Cargill’s network of grain warehouses
From 1865 to 1910, Cargill establishes grain warehouses and elevators along the American Midwest’s railroads, improving crop transport to major cities.

Grain elevators connect farmer & customer

After the success of his first grain warehouse in 1865, W. W. Cargill keeps going, creating a trade network across the US to help farmers sell their grain.

Company founder W. W. Cargill purchased his first grain flathouse in the booming town of Conover. Yet when the railway abruptly dismantled and moved its train station, the town jokingly became known as “Goneover,” and W. W. had to keep moving. Demand for grain was high in major city centers, but the crop was in far-off rural areas—often hundreds of miles away—dependent on railroads and waterways.

Over the next two decades, W. W. and his brothers followed the expansion of both grain farms and railroads, building and purchasing storage sites to establish points of sale along the new routes. In Iowa, W. W. premiered one of his first grain elevators, a structure with an ingenious conveyor system that lifted grain into upper-level silos where it could sit safely for longer periods of time. By holding wheat until trains arrived, Cargill moved grain to market faster and for less money, which benefitted suppliers and customers alike.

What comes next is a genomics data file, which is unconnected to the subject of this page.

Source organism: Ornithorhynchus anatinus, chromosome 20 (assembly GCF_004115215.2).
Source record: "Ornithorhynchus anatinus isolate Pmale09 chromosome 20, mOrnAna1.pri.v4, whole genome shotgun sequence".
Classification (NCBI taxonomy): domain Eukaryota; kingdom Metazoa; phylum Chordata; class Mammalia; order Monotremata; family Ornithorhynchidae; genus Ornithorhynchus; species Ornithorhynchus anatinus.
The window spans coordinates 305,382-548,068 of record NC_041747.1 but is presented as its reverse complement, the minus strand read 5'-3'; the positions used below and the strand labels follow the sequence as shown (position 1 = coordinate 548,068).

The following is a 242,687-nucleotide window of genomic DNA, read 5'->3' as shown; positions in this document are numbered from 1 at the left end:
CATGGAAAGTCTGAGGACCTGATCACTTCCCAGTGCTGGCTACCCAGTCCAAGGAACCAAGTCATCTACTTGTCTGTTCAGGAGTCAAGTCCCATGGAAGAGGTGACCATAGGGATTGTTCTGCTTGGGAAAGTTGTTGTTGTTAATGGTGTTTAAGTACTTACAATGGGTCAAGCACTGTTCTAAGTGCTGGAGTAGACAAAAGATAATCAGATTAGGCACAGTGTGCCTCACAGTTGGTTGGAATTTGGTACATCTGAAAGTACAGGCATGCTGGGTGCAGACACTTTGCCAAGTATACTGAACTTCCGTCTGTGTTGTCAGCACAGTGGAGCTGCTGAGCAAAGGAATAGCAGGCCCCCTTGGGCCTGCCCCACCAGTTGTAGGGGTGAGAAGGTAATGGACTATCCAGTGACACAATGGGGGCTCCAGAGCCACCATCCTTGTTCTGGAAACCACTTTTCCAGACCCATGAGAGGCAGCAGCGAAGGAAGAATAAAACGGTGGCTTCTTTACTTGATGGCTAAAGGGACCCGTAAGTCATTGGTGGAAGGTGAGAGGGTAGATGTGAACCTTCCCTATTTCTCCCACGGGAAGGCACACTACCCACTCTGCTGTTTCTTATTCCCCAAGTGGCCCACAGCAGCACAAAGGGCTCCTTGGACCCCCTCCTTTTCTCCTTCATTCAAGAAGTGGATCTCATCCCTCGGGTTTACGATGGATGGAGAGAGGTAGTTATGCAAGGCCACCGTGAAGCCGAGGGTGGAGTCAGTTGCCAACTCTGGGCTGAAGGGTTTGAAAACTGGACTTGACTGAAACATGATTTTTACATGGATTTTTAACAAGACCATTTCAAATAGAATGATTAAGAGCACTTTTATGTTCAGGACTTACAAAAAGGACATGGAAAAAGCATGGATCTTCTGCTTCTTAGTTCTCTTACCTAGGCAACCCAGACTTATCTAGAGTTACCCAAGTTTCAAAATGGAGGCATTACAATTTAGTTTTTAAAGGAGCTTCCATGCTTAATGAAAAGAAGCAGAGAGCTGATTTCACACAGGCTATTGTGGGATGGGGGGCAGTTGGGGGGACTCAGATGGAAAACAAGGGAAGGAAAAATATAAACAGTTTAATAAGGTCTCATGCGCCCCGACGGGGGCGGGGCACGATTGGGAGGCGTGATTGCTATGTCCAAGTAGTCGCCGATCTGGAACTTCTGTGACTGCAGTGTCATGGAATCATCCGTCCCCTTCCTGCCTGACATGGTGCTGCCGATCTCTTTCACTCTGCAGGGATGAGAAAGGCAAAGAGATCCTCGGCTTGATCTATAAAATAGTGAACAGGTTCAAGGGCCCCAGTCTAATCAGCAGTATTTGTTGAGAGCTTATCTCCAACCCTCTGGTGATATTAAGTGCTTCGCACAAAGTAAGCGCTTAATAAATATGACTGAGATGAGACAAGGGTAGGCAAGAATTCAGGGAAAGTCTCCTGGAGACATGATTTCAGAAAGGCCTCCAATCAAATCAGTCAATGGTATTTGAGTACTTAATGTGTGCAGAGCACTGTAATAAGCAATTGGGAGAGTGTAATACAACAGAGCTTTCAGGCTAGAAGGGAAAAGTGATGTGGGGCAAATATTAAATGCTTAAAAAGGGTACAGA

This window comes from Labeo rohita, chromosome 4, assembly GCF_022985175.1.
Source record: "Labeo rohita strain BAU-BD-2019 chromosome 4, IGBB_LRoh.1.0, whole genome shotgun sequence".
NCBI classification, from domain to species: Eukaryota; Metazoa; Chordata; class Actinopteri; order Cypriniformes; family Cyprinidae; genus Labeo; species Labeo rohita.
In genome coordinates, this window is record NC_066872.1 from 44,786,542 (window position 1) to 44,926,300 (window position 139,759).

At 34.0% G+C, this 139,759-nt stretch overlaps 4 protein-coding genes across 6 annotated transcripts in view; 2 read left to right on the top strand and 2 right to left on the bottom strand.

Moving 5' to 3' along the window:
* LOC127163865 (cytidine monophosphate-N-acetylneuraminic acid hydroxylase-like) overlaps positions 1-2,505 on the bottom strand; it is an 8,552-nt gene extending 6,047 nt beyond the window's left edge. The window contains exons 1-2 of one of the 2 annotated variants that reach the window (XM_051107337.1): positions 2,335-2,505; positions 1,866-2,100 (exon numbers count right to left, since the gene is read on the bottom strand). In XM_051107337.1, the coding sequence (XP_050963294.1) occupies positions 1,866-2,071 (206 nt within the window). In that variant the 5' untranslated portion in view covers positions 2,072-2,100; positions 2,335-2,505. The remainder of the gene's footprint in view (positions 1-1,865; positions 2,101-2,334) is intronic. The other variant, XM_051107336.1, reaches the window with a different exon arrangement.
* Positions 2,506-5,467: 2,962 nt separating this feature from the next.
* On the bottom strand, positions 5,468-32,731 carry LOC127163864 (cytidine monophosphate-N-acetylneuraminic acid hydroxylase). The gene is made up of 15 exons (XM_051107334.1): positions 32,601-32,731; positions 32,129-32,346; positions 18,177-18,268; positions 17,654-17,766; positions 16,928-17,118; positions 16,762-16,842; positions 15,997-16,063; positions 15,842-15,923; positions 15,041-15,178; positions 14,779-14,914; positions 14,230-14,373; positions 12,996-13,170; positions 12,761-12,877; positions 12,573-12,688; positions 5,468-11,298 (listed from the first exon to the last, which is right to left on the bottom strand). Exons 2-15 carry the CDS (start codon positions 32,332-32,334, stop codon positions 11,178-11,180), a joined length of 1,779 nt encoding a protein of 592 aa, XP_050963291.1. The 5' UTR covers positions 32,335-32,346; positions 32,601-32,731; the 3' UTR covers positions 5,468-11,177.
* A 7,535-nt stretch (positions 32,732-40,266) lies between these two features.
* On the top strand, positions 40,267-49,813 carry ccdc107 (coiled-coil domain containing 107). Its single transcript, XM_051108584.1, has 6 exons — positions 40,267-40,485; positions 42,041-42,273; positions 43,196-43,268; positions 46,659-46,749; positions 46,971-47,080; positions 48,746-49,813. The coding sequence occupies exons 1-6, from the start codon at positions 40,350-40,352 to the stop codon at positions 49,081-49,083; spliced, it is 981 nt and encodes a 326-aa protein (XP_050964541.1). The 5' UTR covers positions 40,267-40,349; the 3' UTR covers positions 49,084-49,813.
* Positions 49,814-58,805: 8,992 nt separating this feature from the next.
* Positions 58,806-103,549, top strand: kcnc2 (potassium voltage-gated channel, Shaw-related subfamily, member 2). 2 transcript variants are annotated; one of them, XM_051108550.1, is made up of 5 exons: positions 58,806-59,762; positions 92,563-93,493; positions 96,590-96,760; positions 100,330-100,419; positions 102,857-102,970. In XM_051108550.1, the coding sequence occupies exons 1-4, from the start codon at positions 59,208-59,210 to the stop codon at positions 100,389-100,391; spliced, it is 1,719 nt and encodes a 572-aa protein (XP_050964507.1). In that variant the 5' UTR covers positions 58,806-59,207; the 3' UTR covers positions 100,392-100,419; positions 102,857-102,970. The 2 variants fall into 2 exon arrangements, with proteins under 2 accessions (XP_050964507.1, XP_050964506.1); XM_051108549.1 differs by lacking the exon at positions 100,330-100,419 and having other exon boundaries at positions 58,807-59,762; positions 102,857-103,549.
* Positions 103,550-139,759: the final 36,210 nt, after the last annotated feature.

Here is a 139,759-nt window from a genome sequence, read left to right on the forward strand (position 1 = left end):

Cargill grain elevator in North DakotaAt a Cargill grain elevator in Eckelson, North Dakota, horse-drawn wagons approach carrying harvested grain that is ready for train transport.

Fast-forward to 1886, and W. W.’s network had extended eastward into Minnesota along the Southern Minnesota Railroad. In the years to come, the brothers would construct dozens more sites which helped grain suppliers in Minnesota, Wisconsin and the Dakotas expand their business—creating an intricate map of routes that consistently moved grain to Duluth, St. Paul and Minneapolis.

This strategic expansion from 1865 to 1910 created a powerful production and transportation network that fueled the company's first major growth spurt. By the turn of the twentieth century, Cargill was a major force in American grain trade—a precursor to the company’s contemporary work improving trade infrastructures across the globe.